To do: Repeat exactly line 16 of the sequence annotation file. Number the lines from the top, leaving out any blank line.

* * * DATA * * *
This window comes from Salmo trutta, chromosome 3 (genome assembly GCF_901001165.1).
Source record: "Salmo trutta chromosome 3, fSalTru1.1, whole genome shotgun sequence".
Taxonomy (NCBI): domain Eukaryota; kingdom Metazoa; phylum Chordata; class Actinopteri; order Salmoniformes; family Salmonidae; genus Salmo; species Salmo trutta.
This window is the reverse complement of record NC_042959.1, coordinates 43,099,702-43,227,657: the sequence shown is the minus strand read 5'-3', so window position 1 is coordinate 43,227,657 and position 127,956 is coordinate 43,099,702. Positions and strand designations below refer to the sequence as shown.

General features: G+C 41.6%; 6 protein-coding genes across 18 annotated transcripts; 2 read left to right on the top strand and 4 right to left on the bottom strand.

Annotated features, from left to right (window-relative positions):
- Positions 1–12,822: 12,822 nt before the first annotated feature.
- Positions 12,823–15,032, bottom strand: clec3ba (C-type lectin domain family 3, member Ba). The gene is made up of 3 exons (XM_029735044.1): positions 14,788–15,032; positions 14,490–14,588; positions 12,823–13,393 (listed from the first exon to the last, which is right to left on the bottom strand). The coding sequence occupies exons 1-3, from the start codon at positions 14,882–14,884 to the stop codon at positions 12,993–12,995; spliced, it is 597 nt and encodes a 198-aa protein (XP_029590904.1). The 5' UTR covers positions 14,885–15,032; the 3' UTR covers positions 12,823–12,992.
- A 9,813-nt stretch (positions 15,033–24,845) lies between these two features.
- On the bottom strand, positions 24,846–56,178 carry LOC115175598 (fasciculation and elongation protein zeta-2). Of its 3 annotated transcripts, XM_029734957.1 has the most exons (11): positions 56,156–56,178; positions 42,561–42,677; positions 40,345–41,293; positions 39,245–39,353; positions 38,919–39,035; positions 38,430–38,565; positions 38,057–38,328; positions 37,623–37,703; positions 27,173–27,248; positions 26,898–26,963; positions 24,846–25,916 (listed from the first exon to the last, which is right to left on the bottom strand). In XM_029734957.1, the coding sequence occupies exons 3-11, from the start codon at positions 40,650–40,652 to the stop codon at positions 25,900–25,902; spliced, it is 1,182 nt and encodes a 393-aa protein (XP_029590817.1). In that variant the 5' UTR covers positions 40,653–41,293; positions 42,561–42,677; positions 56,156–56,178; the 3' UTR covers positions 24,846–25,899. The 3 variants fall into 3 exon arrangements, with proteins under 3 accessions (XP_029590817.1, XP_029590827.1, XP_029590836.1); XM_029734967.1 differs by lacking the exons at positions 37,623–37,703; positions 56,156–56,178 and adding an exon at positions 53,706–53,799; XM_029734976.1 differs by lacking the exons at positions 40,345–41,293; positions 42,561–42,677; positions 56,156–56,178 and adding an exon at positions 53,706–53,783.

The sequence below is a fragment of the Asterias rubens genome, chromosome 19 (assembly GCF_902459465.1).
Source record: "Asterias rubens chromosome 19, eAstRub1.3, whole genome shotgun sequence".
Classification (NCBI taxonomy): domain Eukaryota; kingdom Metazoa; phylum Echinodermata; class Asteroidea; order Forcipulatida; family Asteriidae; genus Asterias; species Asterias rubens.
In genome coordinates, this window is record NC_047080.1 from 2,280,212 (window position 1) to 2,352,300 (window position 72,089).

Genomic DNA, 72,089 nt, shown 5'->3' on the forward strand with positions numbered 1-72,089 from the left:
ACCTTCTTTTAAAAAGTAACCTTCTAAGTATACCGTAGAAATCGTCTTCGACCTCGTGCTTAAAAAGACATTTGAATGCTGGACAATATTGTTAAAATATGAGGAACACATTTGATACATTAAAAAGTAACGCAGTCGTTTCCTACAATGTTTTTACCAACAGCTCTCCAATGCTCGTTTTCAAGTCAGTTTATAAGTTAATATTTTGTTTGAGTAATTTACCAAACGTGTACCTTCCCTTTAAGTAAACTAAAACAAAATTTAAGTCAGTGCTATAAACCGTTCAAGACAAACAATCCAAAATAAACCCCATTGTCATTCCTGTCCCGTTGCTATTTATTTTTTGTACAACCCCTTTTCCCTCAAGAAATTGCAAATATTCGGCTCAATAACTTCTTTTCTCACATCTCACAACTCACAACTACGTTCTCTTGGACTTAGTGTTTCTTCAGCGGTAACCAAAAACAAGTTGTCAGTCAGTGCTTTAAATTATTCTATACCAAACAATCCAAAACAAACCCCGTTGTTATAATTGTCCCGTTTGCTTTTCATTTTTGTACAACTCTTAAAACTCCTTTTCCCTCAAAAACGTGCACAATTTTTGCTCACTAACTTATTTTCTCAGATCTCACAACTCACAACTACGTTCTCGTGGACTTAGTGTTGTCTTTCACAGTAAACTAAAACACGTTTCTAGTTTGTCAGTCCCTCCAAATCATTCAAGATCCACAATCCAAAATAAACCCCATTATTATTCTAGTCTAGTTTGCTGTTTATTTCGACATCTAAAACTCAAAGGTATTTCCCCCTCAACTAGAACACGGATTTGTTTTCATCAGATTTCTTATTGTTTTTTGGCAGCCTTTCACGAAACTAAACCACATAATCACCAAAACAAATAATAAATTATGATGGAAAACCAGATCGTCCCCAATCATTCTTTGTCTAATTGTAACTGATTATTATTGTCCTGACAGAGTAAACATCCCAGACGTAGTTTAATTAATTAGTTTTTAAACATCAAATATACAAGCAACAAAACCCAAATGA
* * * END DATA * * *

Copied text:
ACCTTCTTTTAAAAAGTAACCTTCTAAGTATACCGTAGAAATCGTCTTCGACCTCGTGCTTAAAAAGACATTTGAATGCTGGACAATATTGTTAAAATATGAGGAACACATTTGATACATTAAAAAGTAACGCAGTCGTTTCCTACAATGTTTTTACCAACAGCTCTCCAATGCTCGTTTTCAAGTCAGTTTATAAGTTAATATTTTGTTTGAGTAATTTACCAAACGTGTACCTTCCCTTTAAGTAAACTAAAACAAAATTTAAGTCAGTGCTATAAACCGTTCAAGACAAACAATCCAAAATAAACCCCATTGTCATTCCTGTCCCGTTGCTATTTATTTTTTGTACAACCCCTTTTCCCTCAAGAAATTGCAAATATTCGGCTCAATAACTTCTTTTCTCACATCTCACAACTCACAACTACGTTCTCTTGGACTTAGTGTTTCTTCAGCGGTAACCAAAAACAAGTTGTCAGTCAGTGCTTTAAATTATTCTATACCAAACAATCCAAAACAAACCCCGTTGTTATAATTGTCCCGTTTGCTTTTCATTTTTGTACAACTCTTAAAACTCCTTTTCCCTCAAAAACGTGCACAATTTTTGCTCACTAACTTATTTTCTCAGATCTCACAACTCACAACTACGTTCTCGTGGACTTAGTGTTGTCTTTCACAGTAAACTAAAACACGTTTCTAGTTTGTCAGTCCCTCCAAATCATTCAAGATCCACAATCCAAAATAAACCCCATTATTATTCTAGTCTAGTTTGCTGTTTATTTCGACATCTAAAACTCAAAGGTATTTCCCCCTCAACTAGAACACGGATTTGTTTTCATCAGATTTCTTATTGTTTTTTGGCAGCCTTTCACGAAACTAAACCACATAATCACCAAAACAAATAATAAATTATGATGGAAAACCAGATCGTCCCCAATCATTCTTTGTCTAATTGTAACTGATTATTATTGTCCTGACAGAGTAAACATCCCAGACGTAGTTTAATTAATTAGTTTTTAAACATCAAATATACAAGCAACAAAACCCAAATGA